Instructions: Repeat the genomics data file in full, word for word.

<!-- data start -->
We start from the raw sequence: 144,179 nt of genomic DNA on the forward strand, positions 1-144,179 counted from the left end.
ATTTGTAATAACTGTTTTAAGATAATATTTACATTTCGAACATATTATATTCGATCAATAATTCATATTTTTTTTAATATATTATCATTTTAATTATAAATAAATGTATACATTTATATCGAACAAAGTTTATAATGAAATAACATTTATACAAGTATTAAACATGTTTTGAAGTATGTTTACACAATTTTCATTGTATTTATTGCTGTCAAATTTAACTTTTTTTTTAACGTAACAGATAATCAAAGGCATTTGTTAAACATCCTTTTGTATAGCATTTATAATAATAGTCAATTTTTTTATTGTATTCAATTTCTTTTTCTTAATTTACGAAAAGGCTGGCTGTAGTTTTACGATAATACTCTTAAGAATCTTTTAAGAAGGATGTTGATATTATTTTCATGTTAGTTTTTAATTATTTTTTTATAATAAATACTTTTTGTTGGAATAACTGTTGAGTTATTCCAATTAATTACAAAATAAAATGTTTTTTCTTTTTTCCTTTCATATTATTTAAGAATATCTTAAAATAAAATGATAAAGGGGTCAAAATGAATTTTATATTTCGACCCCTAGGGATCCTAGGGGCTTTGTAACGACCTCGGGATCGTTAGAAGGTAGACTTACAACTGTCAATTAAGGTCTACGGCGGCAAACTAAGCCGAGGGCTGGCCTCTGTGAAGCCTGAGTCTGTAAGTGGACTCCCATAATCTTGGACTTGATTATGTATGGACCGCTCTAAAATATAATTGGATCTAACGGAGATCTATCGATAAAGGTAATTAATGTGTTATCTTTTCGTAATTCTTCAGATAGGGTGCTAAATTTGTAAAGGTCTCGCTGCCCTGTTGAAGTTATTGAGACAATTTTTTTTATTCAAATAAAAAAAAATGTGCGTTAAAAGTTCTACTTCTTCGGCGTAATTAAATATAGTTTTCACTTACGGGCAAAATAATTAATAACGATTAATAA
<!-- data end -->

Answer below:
We start from the raw sequence: 144,179 nt of genomic DNA on the forward strand, positions 1-144,179 counted from the left end.
ATTTGTAATAACTGTTTTAAGATAATATTTACATTTCGAACATATTATATTCGATCAATAATTCATATTTTTTTTAATATATTATCATTTTAATTATAAATAAATGTATACATTTATATCGAACAAAGTTTATAATGAAATAACATTTATACAAGTATTAAACATGTTTTGAAGTATGTTTACACAATTTTCATTGTATTTATTGCTGTCAAATTTAACTTTTTTTTTAACGTAACAGATAATCAAAGGCATTTGTTAAACATCCTTTTGTATAGCATTTATAATAATAGTCAATTTTTTTATTGTATTCAATTTCTTTTTCTTAATTTACGAAAAGGCTGGCTGTAGTTTTACGATAATACTCTTAAGAATCTTTTAAGAAGGATGTTGATATTATTTTCATGTTAGTTTTTAATTATTTTTTTATAATAAATACTTTTTGTTGGAATAACTGTTGAGTTATTCCAATTAATTACAAAATAAAATGTTTTTTCTTTTTTCCTTTCATATTATTTAAGAATATCTTAAAATAAAATGATAAAGGGGTCAAAATGAATTTTATATTTCGACCCCTAGGGATCCTAGGGGCTTTGTAACGACCTCGGGATCGTTAGAAGGTAGACTTACAACTGTCAATTAAGGTCTACGGCGGCAAACTAAGCCGAGGGCTGGCCTCTGTGAAGCCTGAGTCTGTAAGTGGACTCCCATAATCTTGGACTTGATTATGTATGGACCGCTCTAAAATATAATTGGATCTAACGGAGATCTATCGATAAAGGTAATTAATGTGTTATCTTTTCGTAATTCTTCAGATAGGGTGCTAAATTTGTAAAGGTCTCGCTGCCCTGTTGAAGTTATTGAGACAATTTTTTTTATTCAAATAAAAAAAAATGTGCGTTAAAAGTTCTACTTCTTCGGCGTAATTAAATATAGTTTTCACTTACGGGCAAAATAATTAATAACGATTAATAA